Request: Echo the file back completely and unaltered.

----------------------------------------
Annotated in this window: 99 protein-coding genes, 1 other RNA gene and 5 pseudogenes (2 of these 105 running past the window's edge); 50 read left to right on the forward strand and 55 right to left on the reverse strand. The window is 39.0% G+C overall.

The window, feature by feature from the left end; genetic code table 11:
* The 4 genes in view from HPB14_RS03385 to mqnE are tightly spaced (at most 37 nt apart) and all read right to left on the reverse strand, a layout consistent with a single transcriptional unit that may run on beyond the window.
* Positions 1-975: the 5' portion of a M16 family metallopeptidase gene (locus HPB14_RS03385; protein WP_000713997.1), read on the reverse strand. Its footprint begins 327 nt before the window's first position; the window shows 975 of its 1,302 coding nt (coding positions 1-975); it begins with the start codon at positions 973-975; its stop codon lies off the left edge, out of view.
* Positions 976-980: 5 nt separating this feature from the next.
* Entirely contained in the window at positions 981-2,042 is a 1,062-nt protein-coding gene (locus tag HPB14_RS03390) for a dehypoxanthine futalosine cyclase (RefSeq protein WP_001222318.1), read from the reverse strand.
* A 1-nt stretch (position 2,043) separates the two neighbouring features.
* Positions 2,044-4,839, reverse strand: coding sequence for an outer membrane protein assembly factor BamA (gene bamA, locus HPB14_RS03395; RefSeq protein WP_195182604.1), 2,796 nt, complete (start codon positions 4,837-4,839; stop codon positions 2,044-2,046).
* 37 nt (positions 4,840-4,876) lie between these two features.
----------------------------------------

Annotated in this window: 99 protein-coding genes, 1 other RNA gene and 5 pseudogenes (2 of these 105 running past the window's edge); 50 read left to right on the forward strand and 55 right to left on the reverse strand. The window is 39.0% G+C overall.

The window, feature by feature from the left end; genetic code table 11:
* The 4 genes in view from HPB14_RS03385 to mqnE are tightly spaced (at most 37 nt apart) and all read right to left on the reverse strand, a layout consistent with a single transcriptional unit that may run on beyond the window.
* Positions 1-975: the 5' portion of a M16 family metallopeptidase gene (locus HPB14_RS03385; protein WP_000713997.1), read on the reverse strand. Its footprint begins 327 nt before the window's first position; the window shows 975 of its 1,302 coding nt (coding positions 1-975); it begins with the start codon at positions 973-975; its stop codon lies off the left edge, out of view.
* Positions 976-980: 5 nt separating this feature from the next.
* Entirely contained in the window at positions 981-2,042 is a 1,062-nt protein-coding gene (locus tag HPB14_RS03390) for a dehypoxanthine futalosine cyclase (RefSeq protein WP_001222318.1), read from the reverse strand.
* A 1-nt stretch (position 2,043) separates the two neighbouring features.
* Positions 2,044-4,839, reverse strand: coding sequence for an outer membrane protein assembly factor BamA (gene bamA, locus HPB14_RS03395; RefSeq protein WP_195182604.1), 2,796 nt, complete (start codon positions 4,837-4,839; stop codon positions 2,044-2,046).
* 37 nt (positions 4,840-4,876) lie between these two features.